Supermarket Epiphany

Everyone was right. My kids did deserve to grow up with a mother who was happy. And I was. I was happy with my wonderful kids and my circle of French-manicured girlfriends, latte clutches, wine times and PTO. Who wouldn’t be? Our newly decorated four-bedroom Tudor was tucked neatly into an old oak tree lined street with a sidewalk dotted with basketball courts and Little Tikes. Our town had a quaint little downtown area lined with awning shaded benches, streets perfect for strolling, eating ice cream cones and visiting with friends and neighbors. It was diverse enough to not be Stepford-like, but adorable nonetheless, and ranked as one of America’s best places to live. At last, for us, it was only the best.

After years of low-paying medical internships, residency and fellowships, our bank account finally boasted a balance high enough to pay all the bills every month. We were able to save money, pay off $125K in student loans and live in a modest lap of luxury with two new cars, a staple of golf clubs, bicycles, sports equipment and tools in the garage. I’d lost the 30 pounds I’d been carrying around since my son Thomas was born and after ten years it felt good to tuck in a shirt again, even wear something sleeveless, and buy clothes at my whim. The kids were able to keep up and excel. My daugher Elizabeth took ballet and tennis and had friends within shouting distance. Her seven-year-old spirit soared when she learned to jump off the diving board at the country club. Thomas’ passion for basketball escalated with our season tickets.

Our Saturday nights out in the city were elaborate. Trendy, high-priced restaurants, bottles of wine, everyone dressed in their designer finest. The laughter amongst the crowd of friends, all successful, all living in our world, was boisterous and heartfelt.

It was 2002 and it was all real.

Life was almost everything we had dreamt of since I’d met Charles as a college freshmen on that long ago and far away cold January night nineteen years before. He was studying biology and I was the friend of a friend, studying English. I remember the first time I saw him, sitting on that dorm bed, against the wall, me leaning on the door jam surrounded by chattering sorority sisters. He was clean-shaved, a little preppy, and nonchalant. Very collegiate and suburban, unlike the urban boyfriends of my short social past who built their own cars and wore Wallabees and flannel shirts, but even more in contrast to my 80s big hair, frosted make-up and tight jeans. It was five months later when we would meet again on our first, somewhat arranged date, our fate being sealed over a salad bar dinner in Old Town and underage drinking at a college pub.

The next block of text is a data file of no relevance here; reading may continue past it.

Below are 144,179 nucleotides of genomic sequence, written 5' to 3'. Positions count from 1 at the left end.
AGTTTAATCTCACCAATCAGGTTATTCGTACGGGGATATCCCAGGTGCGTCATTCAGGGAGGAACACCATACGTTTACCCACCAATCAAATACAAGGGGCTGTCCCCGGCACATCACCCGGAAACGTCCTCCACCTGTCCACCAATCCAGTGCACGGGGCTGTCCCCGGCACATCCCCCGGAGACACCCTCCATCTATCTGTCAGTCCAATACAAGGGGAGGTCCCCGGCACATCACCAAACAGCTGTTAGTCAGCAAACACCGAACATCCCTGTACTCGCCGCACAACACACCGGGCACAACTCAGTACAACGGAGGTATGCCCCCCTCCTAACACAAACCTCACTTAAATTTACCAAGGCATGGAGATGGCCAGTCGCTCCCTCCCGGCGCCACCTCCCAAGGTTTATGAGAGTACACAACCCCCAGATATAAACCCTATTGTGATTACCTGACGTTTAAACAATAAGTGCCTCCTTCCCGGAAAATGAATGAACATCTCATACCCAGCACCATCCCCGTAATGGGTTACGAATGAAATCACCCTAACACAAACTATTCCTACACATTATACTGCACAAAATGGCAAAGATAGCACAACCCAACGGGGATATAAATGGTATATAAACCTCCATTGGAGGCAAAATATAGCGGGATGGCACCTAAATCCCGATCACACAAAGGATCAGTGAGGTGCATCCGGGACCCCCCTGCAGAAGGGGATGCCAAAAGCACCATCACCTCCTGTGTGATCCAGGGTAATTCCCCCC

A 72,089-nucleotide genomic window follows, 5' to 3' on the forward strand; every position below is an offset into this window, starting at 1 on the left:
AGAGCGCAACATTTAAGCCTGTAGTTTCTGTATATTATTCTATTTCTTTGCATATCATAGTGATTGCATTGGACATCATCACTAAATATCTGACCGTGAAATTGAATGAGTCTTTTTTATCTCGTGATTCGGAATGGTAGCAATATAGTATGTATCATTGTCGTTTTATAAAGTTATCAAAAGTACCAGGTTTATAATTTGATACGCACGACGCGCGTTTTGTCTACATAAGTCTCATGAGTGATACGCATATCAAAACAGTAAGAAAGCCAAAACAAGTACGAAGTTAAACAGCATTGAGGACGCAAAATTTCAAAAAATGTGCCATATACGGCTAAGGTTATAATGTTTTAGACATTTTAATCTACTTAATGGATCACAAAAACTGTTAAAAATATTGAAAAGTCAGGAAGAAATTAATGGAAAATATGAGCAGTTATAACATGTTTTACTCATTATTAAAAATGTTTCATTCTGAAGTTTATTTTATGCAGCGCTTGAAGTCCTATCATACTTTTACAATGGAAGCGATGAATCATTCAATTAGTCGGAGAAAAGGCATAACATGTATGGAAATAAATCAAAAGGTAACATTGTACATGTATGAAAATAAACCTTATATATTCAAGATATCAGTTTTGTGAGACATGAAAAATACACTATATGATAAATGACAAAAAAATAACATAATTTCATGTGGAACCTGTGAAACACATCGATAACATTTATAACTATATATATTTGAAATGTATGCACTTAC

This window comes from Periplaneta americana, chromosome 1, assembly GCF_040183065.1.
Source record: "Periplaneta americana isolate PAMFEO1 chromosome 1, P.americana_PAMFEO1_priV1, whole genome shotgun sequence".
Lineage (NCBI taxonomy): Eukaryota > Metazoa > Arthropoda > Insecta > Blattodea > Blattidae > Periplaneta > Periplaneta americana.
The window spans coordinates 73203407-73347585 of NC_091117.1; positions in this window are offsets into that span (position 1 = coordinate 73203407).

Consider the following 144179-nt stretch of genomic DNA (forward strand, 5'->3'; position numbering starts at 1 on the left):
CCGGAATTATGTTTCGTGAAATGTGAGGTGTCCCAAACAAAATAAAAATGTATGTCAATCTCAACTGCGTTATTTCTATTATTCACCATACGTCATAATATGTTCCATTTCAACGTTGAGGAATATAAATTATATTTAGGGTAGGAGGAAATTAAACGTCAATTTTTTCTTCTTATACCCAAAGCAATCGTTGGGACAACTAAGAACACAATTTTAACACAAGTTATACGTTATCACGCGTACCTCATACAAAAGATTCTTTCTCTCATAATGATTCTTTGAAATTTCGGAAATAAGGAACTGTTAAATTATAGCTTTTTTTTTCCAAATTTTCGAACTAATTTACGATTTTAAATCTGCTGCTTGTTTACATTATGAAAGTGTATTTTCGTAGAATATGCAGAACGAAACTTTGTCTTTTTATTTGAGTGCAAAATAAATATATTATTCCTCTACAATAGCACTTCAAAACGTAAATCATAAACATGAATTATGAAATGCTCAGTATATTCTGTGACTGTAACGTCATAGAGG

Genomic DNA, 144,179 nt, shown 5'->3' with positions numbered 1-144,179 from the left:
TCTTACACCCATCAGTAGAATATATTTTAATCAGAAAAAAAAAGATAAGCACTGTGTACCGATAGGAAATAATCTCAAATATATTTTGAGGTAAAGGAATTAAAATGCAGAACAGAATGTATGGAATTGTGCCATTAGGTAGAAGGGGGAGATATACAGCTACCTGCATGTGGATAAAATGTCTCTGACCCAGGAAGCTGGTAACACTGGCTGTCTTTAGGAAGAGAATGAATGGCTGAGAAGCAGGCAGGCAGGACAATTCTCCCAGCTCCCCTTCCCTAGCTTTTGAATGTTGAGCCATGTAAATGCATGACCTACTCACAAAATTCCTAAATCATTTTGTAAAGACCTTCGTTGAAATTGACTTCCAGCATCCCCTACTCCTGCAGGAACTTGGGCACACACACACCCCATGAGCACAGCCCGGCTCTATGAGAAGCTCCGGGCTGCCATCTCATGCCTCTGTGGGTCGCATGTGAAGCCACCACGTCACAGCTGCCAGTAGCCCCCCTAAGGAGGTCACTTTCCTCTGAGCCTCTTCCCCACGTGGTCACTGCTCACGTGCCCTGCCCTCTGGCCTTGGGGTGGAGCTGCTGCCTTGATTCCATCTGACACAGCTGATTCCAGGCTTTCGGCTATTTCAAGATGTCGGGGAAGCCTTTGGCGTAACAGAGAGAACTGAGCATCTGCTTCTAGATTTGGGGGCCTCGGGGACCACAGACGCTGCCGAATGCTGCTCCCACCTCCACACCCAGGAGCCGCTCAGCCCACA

This was the time when our reality was laced with dreams, dreams that were now coming true. All the struggles and striving were supposed to make it all that much sweeter, but instead, it was growing rancid before our eyes.

Yes, while my children were growing up with a great life, I was subsisting in a rotting marriage. A trip to the grocery store was a treat, and that’s when you know you’re in big trouble. While pushing a half-full shopping cart and straddling the frozen food and chip aisle, I was contemplating nothing more cumbersome than whether to buy fat free or sugar free ice cream. Out of nowhere, I realized something.

It wasn’t a matter of happiness. After all, I was happy in many ways. But what struck me there and then, was that my kids deserved to grow up not only with a mother who was happy, but one who could respect herself. And that was in jeopardy. If I continued allowing Charles to pretend to work on the marriage, fake his way through marriage counseling, continue his affair with Tiffany, and take his time deciding if he wanted to be married, all while living in the facade of a happy home life, at some point, self-respect was no longer going to be an option.

I was allowing myself, amidst the credit cards, hospital balls, and convertibles, to be treated like someone worthy of little more than a cheap disguise could hide. All this would eventually result in my children growing up with a mother who couldn’t bear to look at herself in the mirror.

Like hell they would.